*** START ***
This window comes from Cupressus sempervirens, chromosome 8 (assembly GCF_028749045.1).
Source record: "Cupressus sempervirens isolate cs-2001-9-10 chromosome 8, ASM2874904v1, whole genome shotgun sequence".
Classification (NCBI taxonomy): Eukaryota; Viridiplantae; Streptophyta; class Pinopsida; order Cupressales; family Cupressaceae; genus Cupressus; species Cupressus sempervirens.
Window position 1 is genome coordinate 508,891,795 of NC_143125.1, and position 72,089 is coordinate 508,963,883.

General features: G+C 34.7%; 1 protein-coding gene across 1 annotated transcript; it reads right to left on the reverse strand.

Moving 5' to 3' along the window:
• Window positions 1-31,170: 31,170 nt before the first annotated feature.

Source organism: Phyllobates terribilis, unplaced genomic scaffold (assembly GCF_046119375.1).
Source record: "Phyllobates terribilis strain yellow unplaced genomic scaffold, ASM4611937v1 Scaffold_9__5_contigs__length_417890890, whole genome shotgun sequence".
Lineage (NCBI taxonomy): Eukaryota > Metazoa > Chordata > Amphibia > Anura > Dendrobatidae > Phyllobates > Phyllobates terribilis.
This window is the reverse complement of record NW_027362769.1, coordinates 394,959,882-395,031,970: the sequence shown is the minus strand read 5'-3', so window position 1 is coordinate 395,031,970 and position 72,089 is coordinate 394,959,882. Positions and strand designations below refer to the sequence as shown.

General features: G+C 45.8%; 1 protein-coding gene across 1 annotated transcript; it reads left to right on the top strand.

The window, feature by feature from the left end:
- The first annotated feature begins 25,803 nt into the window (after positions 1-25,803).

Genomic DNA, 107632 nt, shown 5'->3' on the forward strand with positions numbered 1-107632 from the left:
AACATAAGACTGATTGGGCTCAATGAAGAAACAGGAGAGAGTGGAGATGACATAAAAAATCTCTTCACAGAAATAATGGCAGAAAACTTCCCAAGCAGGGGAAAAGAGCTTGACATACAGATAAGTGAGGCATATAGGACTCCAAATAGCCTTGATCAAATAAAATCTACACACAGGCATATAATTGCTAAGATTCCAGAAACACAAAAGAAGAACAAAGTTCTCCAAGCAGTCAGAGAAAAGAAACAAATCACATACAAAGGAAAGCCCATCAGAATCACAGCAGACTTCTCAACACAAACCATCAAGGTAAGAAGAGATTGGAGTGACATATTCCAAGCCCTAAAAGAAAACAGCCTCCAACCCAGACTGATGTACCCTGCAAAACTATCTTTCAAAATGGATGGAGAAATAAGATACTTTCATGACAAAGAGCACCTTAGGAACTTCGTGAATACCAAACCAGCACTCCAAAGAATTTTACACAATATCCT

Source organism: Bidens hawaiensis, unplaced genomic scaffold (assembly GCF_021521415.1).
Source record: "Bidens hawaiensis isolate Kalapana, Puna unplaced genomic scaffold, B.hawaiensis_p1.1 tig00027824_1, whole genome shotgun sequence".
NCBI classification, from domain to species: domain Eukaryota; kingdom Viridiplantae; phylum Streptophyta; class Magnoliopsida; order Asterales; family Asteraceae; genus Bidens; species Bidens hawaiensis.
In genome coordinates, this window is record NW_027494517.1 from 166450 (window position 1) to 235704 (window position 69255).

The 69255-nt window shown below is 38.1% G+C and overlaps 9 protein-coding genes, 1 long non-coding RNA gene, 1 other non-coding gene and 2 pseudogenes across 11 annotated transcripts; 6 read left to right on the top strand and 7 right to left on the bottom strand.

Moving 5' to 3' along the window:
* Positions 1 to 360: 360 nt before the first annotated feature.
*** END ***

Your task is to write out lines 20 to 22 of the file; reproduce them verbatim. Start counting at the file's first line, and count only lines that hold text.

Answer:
In genome coordinates, this window is record NW_027494517.1 from 166450 (window position 1) to 235704 (window position 69255).

The 69255-nt window shown below is 38.1% G+C and overlaps 9 protein-coding genes, 1 long non-coding RNA gene, 1 other non-coding gene and 2 pseudogenes across 11 annotated transcripts; 6 read left to right on the top strand and 7 right to left on the bottom strand.

Moving 5' to 3' along the window: